Today the UK gives its citizens a wide choice as to the options available for their retirement years. In fact, UK residents can choose from many different plans, each designed to suit a certain category of people. The most common is certainly the workplace pension, a pension plan specifically designed to allow employees to set aside money for their future. This trust is made in such a way that both you and your boss monthly deposit a minimum amount, which will go into building your pension pot. In the UK, all employers must necessarily contribute to the future of their employees. But how does the workplace pension work? In short, your employer arranges the pension scheme with a provider and the contributions that you and your employer make will be invested. This will give your capital a chance to grow over time, but it will also constantly put it at risk. In fact, since investments are subject to market volatility, the risk of getting less than hoped for is always around the corner. The workplace pension comes in two different types: the first one is called defined contribution pension scheme, which as mentioned above, is a kind of trust to which both you and your employer contribute. On the other hand, the defined benefit pension scheme works differently: in fact, by choosing this scheme you will be able to access a defined amount of money as soon as you reach the retirement age, which for the workplace pension has been set at 55 years old. If you’re not an employee, then you are not eligible for the workplace pension. Fortunately, today you can choose between three different types of pension schemes available for all UK residents. If you want to discover more about how pensions work in the UK and you are wondering about how much money do you need to retire, keep reading: in the following paragraphs we will show you the other pensions’ schemes.
How do British pensions work?
We have seen how workplace pension works. But how do other types of British pension plans work? Even though every plan available is different from the others, there are some really important rules that apply to all of them. The first thing you should keep in mind when opening a new pension trust is that you won’t be given access to your savings until you reach the retirement age. Before then, you won’t be able to withdraw your money or use it in any way: although this rule may seem very strict, it was designed to help you set aside a large amount that you can live with when you stop working. You should also take into account that the money in your pension fund will always be invested by the pension provider. As mentioned above, this may give it a chance to grow, but it also represents a risk. In fact, the amount you get will always depend on how well the single investments performed.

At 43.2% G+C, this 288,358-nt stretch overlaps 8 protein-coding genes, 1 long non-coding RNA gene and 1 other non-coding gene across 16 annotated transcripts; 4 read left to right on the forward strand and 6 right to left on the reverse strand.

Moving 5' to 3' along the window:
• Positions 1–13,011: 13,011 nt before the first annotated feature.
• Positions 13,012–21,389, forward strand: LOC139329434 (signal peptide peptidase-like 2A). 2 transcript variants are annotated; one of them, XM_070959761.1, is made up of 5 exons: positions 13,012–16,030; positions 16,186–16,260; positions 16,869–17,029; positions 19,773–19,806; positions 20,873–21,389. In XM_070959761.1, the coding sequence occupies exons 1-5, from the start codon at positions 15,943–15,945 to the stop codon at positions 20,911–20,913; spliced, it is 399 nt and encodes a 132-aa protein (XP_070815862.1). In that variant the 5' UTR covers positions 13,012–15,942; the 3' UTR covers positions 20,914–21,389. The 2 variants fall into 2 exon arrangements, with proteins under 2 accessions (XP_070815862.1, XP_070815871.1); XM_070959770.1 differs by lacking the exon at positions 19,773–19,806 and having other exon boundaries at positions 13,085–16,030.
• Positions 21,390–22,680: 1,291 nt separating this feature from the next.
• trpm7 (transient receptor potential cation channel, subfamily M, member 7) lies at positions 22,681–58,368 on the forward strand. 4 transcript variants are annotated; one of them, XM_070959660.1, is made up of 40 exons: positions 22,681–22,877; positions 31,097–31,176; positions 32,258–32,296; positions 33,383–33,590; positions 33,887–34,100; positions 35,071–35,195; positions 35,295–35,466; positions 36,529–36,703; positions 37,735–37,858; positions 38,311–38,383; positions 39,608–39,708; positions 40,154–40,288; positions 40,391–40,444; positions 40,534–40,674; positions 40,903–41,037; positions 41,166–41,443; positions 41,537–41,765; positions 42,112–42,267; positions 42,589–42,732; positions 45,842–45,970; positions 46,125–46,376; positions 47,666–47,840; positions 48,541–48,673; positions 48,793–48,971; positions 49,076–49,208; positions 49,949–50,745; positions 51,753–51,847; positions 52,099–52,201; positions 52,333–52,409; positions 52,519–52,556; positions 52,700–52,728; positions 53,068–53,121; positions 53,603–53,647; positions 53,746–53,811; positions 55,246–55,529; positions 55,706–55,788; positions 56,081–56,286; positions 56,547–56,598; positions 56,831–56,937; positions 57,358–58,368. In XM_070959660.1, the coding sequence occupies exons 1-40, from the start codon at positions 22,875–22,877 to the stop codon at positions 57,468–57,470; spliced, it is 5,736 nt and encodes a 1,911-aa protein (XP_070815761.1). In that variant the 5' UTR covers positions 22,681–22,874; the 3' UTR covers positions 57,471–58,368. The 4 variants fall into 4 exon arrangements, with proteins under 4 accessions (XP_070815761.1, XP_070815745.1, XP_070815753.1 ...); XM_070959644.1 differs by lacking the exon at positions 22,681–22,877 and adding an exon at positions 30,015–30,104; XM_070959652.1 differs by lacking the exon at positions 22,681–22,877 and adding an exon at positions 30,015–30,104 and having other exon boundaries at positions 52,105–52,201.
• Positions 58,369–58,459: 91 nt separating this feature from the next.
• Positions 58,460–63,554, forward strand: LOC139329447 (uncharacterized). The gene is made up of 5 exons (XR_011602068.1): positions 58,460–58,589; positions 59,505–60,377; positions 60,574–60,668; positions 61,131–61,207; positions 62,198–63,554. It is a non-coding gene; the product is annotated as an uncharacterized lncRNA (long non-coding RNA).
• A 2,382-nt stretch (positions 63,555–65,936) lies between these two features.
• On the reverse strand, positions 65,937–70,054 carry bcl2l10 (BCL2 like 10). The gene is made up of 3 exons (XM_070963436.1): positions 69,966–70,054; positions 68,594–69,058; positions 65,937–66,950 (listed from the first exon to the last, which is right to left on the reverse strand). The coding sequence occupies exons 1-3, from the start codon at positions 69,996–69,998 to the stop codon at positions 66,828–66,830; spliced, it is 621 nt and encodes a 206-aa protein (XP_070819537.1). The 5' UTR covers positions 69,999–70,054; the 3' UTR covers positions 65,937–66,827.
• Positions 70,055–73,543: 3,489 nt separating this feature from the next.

What are the other types of pensions available in the UK?
Once understood how pensions work in the UK let’s have a look at the many types available. The personal pension is another really common type of retirement trust available for British citizens. Unlike the workplace pension, this kind of fund has been intended for independent workers who can’t count on the contribution of an employer. The personal pension gives the holder more freedom when it comes to choosing the pension provider, and how much and how often to deposit on the trust. Lastly, there’s the State Pension, which is a periodic payment on behalf of the British Government based on your previous National Insurance contributions. This kind of trust has a different type of eligibility: in fact, in order to get it, you necessarily have to be a woman born on or before 5 April 1953 or a man born on or before 5 April 1951. However, if you were born after these dates, you are still eligible for a different kind of pension, which is called the New State Pension. Unlike the other trusts, the pensionable age for the State Pension has been set at 66. When you come of age and you claim the State Pension, you will be given access to your savings, the amount of which will depend on your contributions. You also have the option to claim your State Pension and keep on working: in this case, the money you earn won’t affect your fund in any way. However, you might not be eligible for some benefits.